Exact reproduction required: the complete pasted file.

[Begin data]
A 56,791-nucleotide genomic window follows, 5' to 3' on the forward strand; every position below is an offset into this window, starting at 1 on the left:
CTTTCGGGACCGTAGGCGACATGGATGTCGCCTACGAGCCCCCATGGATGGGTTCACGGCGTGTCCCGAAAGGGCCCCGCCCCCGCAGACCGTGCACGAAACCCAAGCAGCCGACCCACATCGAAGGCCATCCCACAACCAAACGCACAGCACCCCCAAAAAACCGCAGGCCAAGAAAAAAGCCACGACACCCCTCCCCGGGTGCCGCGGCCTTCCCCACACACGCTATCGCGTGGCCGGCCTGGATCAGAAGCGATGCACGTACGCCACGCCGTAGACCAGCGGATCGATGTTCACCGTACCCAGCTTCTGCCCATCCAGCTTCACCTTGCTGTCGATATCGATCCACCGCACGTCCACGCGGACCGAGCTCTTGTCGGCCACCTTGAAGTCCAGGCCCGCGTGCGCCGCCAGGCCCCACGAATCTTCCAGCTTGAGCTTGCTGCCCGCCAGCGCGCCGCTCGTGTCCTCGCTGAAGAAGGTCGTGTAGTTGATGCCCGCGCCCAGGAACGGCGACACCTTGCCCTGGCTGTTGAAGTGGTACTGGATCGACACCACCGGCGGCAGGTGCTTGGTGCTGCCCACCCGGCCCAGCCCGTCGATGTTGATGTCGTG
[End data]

A 56,791-nucleotide genomic window follows, 5' to 3' on the forward strand; every position below is an offset into this window, starting at 1 on the left:
CTTTCGGGACCGTAGGCGACATGGATGTCGCCTACGAGCCCCCATGGATGGGTTCACGGCGTGTCCCGAAAGGGCCCCGCCCCCGCAGACCGTGCACGAAACCCAAGCAGCCGACCCACATCGAAGGCCATCCCACAACCAAACGCACAGCACCCCCAAAAAACCGCAGGCCAAGAAAAAAGCCACGACACCCCTCCCCGGGTGCCGCGGCCTTCCCCACACACGCTATCGCGTGGCCGGCCTGGATCAGAAGCGATGCACGTACGCCACGCCGTAGACCAGCGGATCGATGTTCACCGTACCCAGCTTCTGCCCATCCAGCTTCACCTTGCTGTCGATATCGATCCACCGCACGTCCACGCGGACCGAGCTCTTGTCGGCCACCTTGAAGTCCAGGCCCGCGTGCGCCGCCAGGCCCCACGAATCTTCCAGCTTGAGCTTGCTGCCCGCCAGCGCGCCGCTCGTGTCCTCGCTGAAGAAGGTCGTGTAGTTGATGCCCGCGCCCAGGAACGGCGACACCTTGCCCTGGCTGTTGAAGTGGTACTGGATCGACACCACCGGCGGCAGGTGCTTGGTGCTGCCCACCCGGCCCAGCCCGTCGATGTTGATGTCGTG